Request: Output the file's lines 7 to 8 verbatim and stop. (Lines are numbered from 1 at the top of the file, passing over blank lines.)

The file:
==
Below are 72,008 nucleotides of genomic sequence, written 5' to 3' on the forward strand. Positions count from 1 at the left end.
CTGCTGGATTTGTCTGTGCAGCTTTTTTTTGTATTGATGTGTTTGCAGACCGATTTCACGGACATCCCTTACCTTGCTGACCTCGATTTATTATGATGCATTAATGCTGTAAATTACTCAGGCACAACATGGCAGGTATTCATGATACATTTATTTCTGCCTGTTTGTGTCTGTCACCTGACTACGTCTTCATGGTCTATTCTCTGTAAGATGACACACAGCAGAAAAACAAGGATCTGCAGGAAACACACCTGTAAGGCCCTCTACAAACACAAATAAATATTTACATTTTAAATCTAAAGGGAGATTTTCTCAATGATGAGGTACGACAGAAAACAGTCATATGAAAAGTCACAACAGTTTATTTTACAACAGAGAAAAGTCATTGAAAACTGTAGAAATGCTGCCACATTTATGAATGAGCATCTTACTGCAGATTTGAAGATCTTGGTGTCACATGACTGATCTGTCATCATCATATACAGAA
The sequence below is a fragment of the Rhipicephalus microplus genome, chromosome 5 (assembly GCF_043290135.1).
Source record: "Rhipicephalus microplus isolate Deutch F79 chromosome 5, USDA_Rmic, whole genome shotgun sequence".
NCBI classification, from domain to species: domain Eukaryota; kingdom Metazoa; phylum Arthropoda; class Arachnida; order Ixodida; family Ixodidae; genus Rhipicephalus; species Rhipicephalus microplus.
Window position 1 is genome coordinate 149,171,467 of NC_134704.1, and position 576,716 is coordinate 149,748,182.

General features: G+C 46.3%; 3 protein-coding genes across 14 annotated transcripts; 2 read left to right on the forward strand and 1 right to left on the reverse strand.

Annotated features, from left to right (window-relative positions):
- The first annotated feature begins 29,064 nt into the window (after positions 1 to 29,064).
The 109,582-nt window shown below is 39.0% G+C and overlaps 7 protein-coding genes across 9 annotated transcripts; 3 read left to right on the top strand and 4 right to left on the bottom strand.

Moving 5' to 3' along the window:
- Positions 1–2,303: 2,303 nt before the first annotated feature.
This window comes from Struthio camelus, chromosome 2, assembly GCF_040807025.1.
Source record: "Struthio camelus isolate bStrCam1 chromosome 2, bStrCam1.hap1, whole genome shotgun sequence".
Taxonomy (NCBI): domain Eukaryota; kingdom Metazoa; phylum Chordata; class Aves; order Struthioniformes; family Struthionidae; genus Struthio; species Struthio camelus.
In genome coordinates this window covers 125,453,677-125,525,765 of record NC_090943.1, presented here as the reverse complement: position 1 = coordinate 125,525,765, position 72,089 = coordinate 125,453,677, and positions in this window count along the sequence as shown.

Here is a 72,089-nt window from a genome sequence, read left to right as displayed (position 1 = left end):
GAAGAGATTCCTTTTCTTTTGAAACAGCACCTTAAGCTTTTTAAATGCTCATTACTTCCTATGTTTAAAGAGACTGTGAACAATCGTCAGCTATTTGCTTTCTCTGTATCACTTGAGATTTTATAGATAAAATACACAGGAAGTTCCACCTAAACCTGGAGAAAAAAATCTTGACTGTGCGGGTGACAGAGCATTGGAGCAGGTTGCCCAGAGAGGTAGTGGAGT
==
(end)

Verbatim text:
General features: G+C 46.3%; 3 protein-coding genes across 14 annotated transcripts; 2 read left to right on the forward strand and 1 right to left on the reverse strand.

Annotated features, from left to right (window-relative positions):